Thursday, October 3, 2013

Mud Eaters : Water Resistant Wheelchair Tire Covers

We have been selling Wheelchair Slippers for many years. They continue to be one of our best selling products. We get many positive emails from customers telling us how nice they are and how they help to keep the house clean. Then about a year ago, a customer asked us if we made water resistant Wheelchair Tire Covers for a swimming pool? We started investigating the issue and asking around. It seemed that many customers were interested in a wheelchair tire cover that would stand up to water. We were told that Wheelchair Slippers do a great job keeping dirt and marks from transferring to the floors and carpets. But what about mud?

That got our creative minds thinking. It took about a year and a half of trial and error (and believe me, there was a lot of error) until we hit on just the right material. We tested different types of materials until we hit on one that worked best. In the end we created our newest wheelchair tire covers from non-porous neoprene. It is a type of neoprene which is stretchable so it can be pulled over the wheels and then holds on tightly and will not come off. These covers are tough and durable and yet they look nice too. We even had them tested by a Spanish company which has wheelchair accessible swimming pools. This company tested our covers for several months in chlorinated water and sent them back to us for inspection. The chlorine did not visibly damage or change the properties of the neoprene.

With the right material in hand, it was a matter of finding a way of joining the ends together so that water does not leak from there either. With the right material and the right design, RehaDesign Mud Eaters were born!

So, if you are using your wheelchair in a wet or muddy environment, or if you would like to take your wheelchair into a wet area such as a swimming pool, you would probably be interested to learn about RehaDesign Mud Eaters.

Sadly, a few months ago, we read an article about a young girl in Georgia named Lexi Haas. Lexi was rejected from entering a museum because her wheelchair would "get the carpet dirty". That decision caused the museum a great deal of embarrassment from the negative publicity it generated. It also cost the staff member her job. What a pity for everyone involved. The solution is now obvious, but how can we tell the museums and swimming pools of the world about Mud Eaters? Any suggestions?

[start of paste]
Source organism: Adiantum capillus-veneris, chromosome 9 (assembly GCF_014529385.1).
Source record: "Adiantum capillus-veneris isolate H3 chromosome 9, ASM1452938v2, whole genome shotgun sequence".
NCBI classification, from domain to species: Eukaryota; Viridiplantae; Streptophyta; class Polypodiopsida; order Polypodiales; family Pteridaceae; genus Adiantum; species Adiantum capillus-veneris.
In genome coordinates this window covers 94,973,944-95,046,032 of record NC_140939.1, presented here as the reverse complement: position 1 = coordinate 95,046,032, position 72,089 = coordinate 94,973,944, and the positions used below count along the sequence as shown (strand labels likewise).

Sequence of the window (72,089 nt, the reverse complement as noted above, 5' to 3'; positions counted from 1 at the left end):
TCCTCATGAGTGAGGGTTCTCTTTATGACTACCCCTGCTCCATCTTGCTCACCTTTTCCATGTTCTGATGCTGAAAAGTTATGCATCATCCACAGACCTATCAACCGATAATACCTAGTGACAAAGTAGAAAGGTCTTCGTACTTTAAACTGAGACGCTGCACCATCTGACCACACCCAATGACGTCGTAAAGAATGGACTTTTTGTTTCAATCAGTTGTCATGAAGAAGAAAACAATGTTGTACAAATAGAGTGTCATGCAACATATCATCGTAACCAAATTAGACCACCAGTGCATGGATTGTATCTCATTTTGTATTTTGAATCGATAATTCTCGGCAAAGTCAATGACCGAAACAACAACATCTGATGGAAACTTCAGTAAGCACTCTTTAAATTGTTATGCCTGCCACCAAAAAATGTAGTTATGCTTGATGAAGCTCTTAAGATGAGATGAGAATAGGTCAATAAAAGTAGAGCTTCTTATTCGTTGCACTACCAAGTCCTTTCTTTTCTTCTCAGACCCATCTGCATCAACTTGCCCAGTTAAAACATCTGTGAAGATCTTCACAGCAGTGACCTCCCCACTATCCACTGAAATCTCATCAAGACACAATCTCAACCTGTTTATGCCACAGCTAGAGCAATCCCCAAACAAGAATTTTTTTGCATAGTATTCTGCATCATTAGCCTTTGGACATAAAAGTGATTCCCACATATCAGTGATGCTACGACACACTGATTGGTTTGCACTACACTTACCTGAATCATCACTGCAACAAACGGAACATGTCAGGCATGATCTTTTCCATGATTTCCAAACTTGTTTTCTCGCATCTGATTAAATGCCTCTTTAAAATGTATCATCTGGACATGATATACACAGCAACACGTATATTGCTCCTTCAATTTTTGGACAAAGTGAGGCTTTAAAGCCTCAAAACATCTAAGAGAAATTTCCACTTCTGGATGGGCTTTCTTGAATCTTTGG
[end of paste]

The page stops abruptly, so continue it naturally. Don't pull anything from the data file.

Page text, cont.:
Thursday, January 17, 2013

Wheelchair Pushrim Covers

Would you like to improve your grip on the wheelchair pushrims? Are you thinking about an alternative to wheelchair gloves? Why not consider wheelchair push rim covers? Watch this video to see how easy it is to put Ultra-Grrrip Wheelchair Push Rim covers on your wheel chair:
Ultra-Grrrip push rim covers not only improve your grip on the wheelchair pushrims, these rim covers make pushing your wheelchair more comfortable too. With Ultra-Grrrip wheelchair pushrim covers you may not need to wear wheelchair gloves. Ultra-grrrip pushrim covers come in red and black colors and improve the look of your wheelchair. These push rim covers are made in sizes for children and adult wheelchairs. Read more about RehaDesign Ultra-Grrrip Rim Covers.

Friday, December 21, 2012

TSA Detains 12 Year Old Wheelchair User

I get the need for airport security, I really do. I am pleased that they are screening the bad guys and keeping them off the airplanes. But frankly, this is no excuse for abusing a 12 year old wheelchair user for nearly an hour: What is particularly annoying is that this sick little girl was isolated from her mother and left in a fairly stressful situation. This is not the way to handle cases like this and I do hope that TSA can work to improve its terrible public image.

Friday, December 14, 2012

Nursing Home Abuse

How is the nursing home treating your mother or father? Watch what these children learned after installing a so-called "Nanny Cam" to monitor their care of their loved one. This may be hard to watch:

Bottom line: Do NOT trust every nursing home to have the best interest of your loved one at heart. If you see bruises or scratches or notice things missing from their room, be suspicious.

Senate Kills Disabilities Treaty

Even though a bipartisan group lobbied for the passage of a UN Disability Treaty, the US Senate failed to pass it. The treaty required a 2/3 majority to pass, but got only 61 votes, five short of the votes needed for passage. Proponents said that which has been signed by 155 nations and ratified by 126 countries, say that the treaty would help to bring the rest of the world up to US levels of support for people with disabilities. Former Senate Majority Leader Bob Dole visited in his wheelchair to encourage republican support. But even he could not muster the support necessary. All 38 votes against ratifying the treaty were cast by republicans as can be seen in the official vote count from the US senate website. Only 8 republican senators, including John McCain, voted in favor of ratifying the treaty.

Monday, December 10, 2012

Gift Ideas For An Active Wheelchair User